Tuesday, February 10, 2015

My Thoughts on Vaccines

Fear, Anger, Hope, Relief, Confidence, Confusion, Stubbornness, Ignorance, Obligation, Responsibility… all feelings or states of mind that I have seen all over our society in regards to this hot topic. Some of you know where I stand, and the rest of you, will at least a little bit more if you take the time to read all of this. I apologize in advance if my observations, thoughts and feelings are all over the place in the coming paragraphs. I’m not a professional writer or scientist, but I do care an awful lot about my kids and others, which is why I haven’t been able to get these things off my mind, especially in the last few weeks.

To tell the truth, I have some hesitation in opening my heart and mind on the issue because it’s SO controversial and I know that some of you are very passionate about your beliefs and I don’t want it to hurt our friendship. Hopefully it’s strong enough to handle some disagreement and we can both acknowledge that the other is genuinely trying to make the right decision for their children.

I’ve read a lot of articles online, on BOTH sides of the issue. I’ve heard the pleas and the fears and the name-calling and the threats and the stories and the studies and the assumptions and I know that it all comes from two paradoxical roots: LOVE and FEAR.

We love our kids so much. We want the best for them. We want them healthy. We want to make all the right decisions, and sometimes we don’t know who to trust. We want them to live life to the fullest. But we’re afraid. Afraid of what might happen to them if we do or don’t give them the shot(s). Afraid of what people might think if we ask questions or change our stance. What if I don’t get them vaccinated and they get the measles or polio or whooping cough? What if I vaccinate them and they start showing signs of autism or the disease that the shot is supposed to prevent? What if my kid gets sick because of someone else who deliberately skipped the shot? What if my kid gets a baby sick and he/she dies?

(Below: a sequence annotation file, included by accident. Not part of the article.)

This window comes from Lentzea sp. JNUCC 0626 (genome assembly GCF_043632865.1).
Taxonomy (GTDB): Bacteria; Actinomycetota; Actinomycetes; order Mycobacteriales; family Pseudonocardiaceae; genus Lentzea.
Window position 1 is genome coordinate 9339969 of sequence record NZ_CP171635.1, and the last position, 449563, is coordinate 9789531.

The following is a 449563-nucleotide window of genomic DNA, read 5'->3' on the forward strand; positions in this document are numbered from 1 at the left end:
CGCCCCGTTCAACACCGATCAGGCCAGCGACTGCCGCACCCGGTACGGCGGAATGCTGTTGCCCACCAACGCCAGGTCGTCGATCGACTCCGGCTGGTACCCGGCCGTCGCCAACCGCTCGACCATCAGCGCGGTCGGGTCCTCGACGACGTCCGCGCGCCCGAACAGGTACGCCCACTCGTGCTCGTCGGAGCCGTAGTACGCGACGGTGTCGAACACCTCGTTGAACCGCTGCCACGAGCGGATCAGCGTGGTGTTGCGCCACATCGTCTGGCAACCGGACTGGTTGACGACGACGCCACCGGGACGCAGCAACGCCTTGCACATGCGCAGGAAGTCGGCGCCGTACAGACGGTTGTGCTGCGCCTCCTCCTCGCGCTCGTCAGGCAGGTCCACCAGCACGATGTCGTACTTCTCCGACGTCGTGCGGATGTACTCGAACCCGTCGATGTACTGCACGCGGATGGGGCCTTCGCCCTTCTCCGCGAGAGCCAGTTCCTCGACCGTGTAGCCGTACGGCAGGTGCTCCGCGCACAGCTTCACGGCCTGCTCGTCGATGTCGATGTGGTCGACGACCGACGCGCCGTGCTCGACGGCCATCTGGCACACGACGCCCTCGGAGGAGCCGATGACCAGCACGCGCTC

I beg of you to let your decision be motivated by love and not fear. And it doesn’t have to be cookie-cutter. You might decide to get one shot but not another. You might decide to have them for one child but not the other. You might decide to spread them out and only get them when they are perfectly healthy. I may disagree with your choice but I believe you have the right to choose, and I will respect that right as long as you have done your homework. Not blindly following the advice of a doctor or a celebrity or relative or friend.

It can be hard to sift through all the statistics that don’t match up, because many reports are slanted. The adamant cries of “There is no link” and “It’s obvious there’s a link” never end. What shall we do then?

I’m going to be honest and share some of our history with vaccines from as far back as I can remember. I showed up to junior high and couldn’t get registered because I hadn’t had a certain shot. Looking back now, I realize at least partly why I hadn’t had it, because I skipped kindergarten so I was a year younger than everyone and the recommendation for whatever vaccination it was, was age 12 and I was 11. But I had to go get the shot and come back.

Fast forward to my first pregnancy. So many choices to be made and things to learn about parenting but I didn’t have a ton of spare time to research what with working full-time, moving twice, planning a wedding and going into labor early. So I just pretty much listened to whatever advice came my way, aside from the things that I already felt strongly about, like breastfeeding. I don’t remember researching vaccines at all.

We fell in love with our pediatrician. She was caring and intelligent and respectful. We got every shot they offered from the very beginning, without fear of side effects. I trusted her because in my eyes she was the expert and wouldn’t recommend anything harmful. Honestly, I was also very sleep-deprived so I was too lazy to do my own research, despite one or two friends raising questions and encouraging us to think twice. To sum up, my attitude was, “I’m sure my doctor knows best and I don’t feel like finding out otherwise. Just do what she says.” I remember Julia running a fever and sleeping more the day after each round of shots, but luckily nothing worse. Riley was still a bit more skeptical, so I agreed to split up Julia’s 12-month shots into two visits, and put off any further ones until we thought about it more and were sure it was the right decision. At that 1-year checkup (or maybe it was at the 18 month one, I don’t remember exactly), the doctor assured me that Julia showed no signs of autism, and at least one of the shots was a booster so we would’ve known already if she would have a bad reaction to it. She was agreeable for the most part but encouraged us to at least get the DTaP because a lot of children were getting whooping cough.